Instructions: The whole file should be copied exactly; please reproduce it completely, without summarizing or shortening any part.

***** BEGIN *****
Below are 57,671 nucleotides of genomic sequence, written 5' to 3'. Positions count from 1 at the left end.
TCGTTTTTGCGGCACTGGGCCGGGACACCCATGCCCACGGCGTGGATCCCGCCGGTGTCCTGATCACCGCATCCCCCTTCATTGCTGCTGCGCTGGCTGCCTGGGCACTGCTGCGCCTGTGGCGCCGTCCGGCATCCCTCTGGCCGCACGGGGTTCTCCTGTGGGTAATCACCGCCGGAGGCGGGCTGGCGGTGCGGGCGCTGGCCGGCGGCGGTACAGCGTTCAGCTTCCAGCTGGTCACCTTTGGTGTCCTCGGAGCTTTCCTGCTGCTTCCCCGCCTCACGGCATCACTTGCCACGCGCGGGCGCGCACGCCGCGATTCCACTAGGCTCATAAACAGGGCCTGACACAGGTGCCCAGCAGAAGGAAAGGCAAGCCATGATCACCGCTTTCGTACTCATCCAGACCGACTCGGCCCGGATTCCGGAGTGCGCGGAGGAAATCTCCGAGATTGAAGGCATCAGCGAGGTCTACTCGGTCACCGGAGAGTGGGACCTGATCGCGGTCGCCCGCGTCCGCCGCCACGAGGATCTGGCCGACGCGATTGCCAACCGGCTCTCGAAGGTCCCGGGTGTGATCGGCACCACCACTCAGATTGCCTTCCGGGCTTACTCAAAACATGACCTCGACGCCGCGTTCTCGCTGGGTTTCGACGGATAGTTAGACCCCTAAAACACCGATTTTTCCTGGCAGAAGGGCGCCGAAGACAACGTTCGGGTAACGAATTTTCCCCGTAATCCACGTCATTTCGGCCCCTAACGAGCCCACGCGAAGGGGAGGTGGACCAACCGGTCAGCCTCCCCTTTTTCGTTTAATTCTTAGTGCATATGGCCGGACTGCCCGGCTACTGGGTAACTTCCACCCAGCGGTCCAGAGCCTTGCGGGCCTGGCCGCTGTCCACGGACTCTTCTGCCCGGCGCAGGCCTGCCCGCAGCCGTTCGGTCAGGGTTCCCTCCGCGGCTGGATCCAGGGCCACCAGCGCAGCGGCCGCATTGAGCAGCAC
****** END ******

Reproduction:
Below are 57,671 nucleotides of genomic sequence, written 5' to 3'. Positions count from 1 at the left end.
TCGTTTTTGCGGCACTGGGCCGGGACACCCATGCCCACGGCGTGGATCCCGCCGGTGTCCTGATCACCGCATCCCCCTTCATTGCTGCTGCGCTGGCTGCCTGGGCACTGCTGCGCCTGTGGCGCCGTCCGGCATCCCTCTGGCCGCACGGGGTTCTCCTGTGGGTAATCACCGCCGGAGGCGGGCTGGCGGTGCGGGCGCTGGCCGGCGGCGGTACAGCGTTCAGCTTCCAGCTGGTCACCTTTGGTGTCCTCGGAGCTTTCCTGCTGCTTCCCCGCCTCACGGCATCACTTGCCACGCGCGGGCGCGCACGCCGCGATTCCACTAGGCTCATAAACAGGGCCTGACACAGGTGCCCAGCAGAAGGAAAGGCAAGCCATGATCACCGCTTTCGTACTCATCCAGACCGACTCGGCCCGGATTCCGGAGTGCGCGGAGGAAATCTCCGAGATTGAAGGCATCAGCGAGGTCTACTCGGTCACCGGAGAGTGGGACCTGATCGCGGTCGCCCGCGTCCGCCGCCACGAGGATCTGGCCGACGCGATTGCCAACCGGCTCTCGAAGGTCCCGGGTGTGATCGGCACCACCACTCAGATTGCCTTCCGGGCTTACTCAAAACATGACCTCGACGCCGCGTTCTCGCTGGGTTTCGACGGATAGTTAGACCCCTAAAACACCGATTTTTCCTGGCAGAAGGGCGCCGAAGACAACGTTCGGGTAACGAATTTTCCCCGTAATCCACGTCATTTCGGCCCCTAACGAGCCCACGCGAAGGGGAGGTGGACCAACCGGTCAGCCTCCCCTTTTTCGTTTAATTCTTAGTGCATATGGCCGGACTGCCCGGCTACTGGGTAACTTCCACCCAGCGGTCCAGAGCCTTGCGGGCCTGGCCGCTGTCCACGGACTCTTCTGCCCGGCGCAGGCCTGCCCGCAGCCGTTCGGTCAGGGTTCCCTCCGCGGCTGGATCCAGGGCCACCAGCGCAGCGGCCGCATTGAGCAGCAC